• 9
    - Mickenautsch S, Yengopal V. Caries-preventive effect of glass ionomer and resin-based fissure sealants on permanent teeth: an update of systematic review evidence. BMC Res Notes. 2011;4:22.
  • 10
    - Mickenautsch S, Yengopal V. Failure rate of atraumatic restorative treatment using high-viscosity glass-ionomer cement compared to conventional amalgam restorative treatment in primary and permanent teeth: a systematic review update - II. J Minim Interv Dent. 2012;5:213-72.
  • 11
    - Mickenautsch S, Yengopal V, Banerjee A Atraumatic restorative treatment versus amalgam restoration longevity: a systematic review. Clin Oral Investig. 2010;14:233-40.
  • 12
    - Moher D, Pham B, Klassen TP, Schulz KF, Berlin JA, Jadad AR, et al. What contributions do languages other than English make on the results of meta-analyses? J Clin Epidemiol. 2000;53:964-72.
  • 13
    - Shekelle PG, Newberry SJ, Wu H, Suttorp M, Motala A, Lim Y-W, et al. Identifying signals for updating systematic reviews: a comparison of two methods. Rockville: Agency for Healthcare Research and Quality; 2011. Available from: http://effectivehealthcare.ahrq.gov/ehc/products/265/702/Updating-Systematic-Reviews_Final-Report_20110614.pdf.
    » http://effectivehealthcare.ahrq.gov/ehc/products/265/702/Updating-Systematic-Reviews_Final-Report_20110614.pdf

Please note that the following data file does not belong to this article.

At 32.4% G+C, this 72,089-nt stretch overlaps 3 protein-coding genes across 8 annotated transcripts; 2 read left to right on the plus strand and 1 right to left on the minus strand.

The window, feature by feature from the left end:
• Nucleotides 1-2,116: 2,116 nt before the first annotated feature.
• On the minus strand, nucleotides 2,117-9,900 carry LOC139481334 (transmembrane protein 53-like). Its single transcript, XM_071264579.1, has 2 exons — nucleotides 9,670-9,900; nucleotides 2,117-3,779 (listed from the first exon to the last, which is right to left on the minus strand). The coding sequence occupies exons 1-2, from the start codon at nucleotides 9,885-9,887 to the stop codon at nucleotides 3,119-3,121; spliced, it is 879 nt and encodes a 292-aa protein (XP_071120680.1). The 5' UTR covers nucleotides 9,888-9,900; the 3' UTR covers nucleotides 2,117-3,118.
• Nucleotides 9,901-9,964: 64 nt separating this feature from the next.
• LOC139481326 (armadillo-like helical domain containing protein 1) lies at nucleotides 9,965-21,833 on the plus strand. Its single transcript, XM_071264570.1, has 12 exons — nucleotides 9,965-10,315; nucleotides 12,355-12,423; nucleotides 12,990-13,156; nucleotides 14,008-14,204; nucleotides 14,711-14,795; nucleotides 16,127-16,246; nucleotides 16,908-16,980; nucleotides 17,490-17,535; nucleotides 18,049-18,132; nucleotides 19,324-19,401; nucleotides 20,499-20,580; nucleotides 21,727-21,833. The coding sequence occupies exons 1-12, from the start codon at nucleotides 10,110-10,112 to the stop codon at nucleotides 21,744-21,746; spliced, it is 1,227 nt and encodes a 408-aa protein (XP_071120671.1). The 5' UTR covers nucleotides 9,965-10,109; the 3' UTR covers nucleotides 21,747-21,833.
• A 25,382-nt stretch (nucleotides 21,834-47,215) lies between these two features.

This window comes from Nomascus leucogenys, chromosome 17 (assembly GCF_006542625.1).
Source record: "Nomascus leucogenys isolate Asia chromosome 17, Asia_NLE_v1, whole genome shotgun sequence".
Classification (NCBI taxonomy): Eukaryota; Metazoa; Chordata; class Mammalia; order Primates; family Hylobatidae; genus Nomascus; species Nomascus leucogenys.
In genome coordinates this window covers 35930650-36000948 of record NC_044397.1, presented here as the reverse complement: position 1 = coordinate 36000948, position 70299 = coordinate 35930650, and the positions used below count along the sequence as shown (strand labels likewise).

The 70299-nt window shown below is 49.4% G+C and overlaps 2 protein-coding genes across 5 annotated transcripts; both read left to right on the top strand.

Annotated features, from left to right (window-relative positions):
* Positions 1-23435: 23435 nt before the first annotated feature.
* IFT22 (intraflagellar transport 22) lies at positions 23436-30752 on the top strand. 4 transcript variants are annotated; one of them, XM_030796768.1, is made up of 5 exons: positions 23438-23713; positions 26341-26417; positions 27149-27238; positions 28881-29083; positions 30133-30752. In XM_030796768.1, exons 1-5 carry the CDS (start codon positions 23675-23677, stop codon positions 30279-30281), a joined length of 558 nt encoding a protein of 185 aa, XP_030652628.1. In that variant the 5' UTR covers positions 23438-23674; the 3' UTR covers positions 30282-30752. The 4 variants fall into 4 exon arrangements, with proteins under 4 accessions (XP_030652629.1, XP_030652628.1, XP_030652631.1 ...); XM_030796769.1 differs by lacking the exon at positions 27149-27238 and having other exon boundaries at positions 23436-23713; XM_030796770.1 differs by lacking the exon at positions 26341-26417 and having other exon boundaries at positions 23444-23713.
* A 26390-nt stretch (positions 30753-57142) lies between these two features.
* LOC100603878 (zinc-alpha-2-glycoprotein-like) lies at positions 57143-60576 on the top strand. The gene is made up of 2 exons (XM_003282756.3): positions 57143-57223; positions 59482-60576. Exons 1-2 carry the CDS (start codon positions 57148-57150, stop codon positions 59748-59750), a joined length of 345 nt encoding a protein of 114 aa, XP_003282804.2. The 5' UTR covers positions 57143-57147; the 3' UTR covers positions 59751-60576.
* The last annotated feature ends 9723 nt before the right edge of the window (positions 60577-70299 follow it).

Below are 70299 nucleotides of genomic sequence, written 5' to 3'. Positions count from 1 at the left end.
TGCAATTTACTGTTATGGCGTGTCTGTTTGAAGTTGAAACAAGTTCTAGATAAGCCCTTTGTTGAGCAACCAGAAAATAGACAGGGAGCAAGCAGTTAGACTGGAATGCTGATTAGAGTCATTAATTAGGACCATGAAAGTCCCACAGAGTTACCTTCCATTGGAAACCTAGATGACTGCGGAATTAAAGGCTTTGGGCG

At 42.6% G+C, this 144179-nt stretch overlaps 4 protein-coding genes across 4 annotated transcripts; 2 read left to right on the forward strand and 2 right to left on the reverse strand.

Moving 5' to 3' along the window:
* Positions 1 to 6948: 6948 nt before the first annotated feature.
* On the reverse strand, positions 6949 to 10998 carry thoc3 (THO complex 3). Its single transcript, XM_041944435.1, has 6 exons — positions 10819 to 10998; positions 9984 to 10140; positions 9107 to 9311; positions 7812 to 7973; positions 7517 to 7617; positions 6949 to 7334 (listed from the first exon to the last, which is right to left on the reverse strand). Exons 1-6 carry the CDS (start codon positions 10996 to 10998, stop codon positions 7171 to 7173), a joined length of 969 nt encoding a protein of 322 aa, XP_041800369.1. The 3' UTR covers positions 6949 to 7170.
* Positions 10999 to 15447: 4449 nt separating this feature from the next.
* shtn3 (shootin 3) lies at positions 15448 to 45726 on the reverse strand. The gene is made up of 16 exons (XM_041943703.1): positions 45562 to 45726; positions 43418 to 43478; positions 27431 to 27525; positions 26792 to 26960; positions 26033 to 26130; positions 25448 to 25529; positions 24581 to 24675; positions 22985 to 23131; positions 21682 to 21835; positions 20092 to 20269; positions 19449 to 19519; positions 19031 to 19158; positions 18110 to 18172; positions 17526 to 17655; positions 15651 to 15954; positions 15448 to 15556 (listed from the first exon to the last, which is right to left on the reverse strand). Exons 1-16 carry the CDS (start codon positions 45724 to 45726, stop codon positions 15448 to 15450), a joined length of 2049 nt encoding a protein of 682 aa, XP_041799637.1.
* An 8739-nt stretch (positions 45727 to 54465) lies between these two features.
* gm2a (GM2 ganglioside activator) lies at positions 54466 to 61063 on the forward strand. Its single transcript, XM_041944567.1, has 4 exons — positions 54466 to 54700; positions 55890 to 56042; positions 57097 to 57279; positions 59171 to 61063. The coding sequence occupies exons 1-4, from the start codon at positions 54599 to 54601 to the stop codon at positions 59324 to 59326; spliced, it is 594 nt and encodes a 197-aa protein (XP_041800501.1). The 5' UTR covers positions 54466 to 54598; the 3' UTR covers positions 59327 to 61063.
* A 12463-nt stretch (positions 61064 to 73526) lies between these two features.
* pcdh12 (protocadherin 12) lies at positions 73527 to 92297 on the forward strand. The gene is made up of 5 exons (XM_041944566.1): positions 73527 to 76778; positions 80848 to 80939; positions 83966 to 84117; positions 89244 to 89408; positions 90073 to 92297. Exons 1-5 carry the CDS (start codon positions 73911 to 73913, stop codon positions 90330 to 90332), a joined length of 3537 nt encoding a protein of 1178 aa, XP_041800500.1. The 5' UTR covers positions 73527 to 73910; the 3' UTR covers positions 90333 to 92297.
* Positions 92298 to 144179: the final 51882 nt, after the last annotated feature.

• 14
    - Shojania KG, Sampson M, Ansari MT, Ji J, Doucette S, Moher D. How quickly do systematic reviews go out of date? A survival analysis. Ann Intern Med. 2007;147:224-33.
  • 15
    - Ulusu T, Odabas ME, Tüzüner T, Baygin O, Sillelioglu H, Deveci C, et al. The success rates of a glass ionomer cement and a resinbased fissure sealant placed by fifth-year undergraduate dental students. Eur Arch Paediatr Dent. 2012;13:94-7.
  • 16
    - Yengopal V, Mickenautsch S, Bezerra AC, Leal SC. Cariespreventive effect of glass ionomer and resin-based fissure sealants on permanent teeth: a meta analysis. J Oral Sci. 2009;51:373-82.

Publication Dates

  • Publication in this collection
    Sep-Oct 2013

History

  • Received
    08 Jan 2013
  • Reviewed
    11 Apr 2013
  • Accepted
    27 Aug 2013
Faculdade De Odontologia De Bauru - USP Serviço de Biblioteca e Documentação FOB-USP, Al. Dr. Octávio Pinheiro Brisolla 9-75, 17012-901 Bauru SP Brasil, Tel.: +55 14 32358373 - Bauru - SP - Brazil
E-mail: jaos@usp.br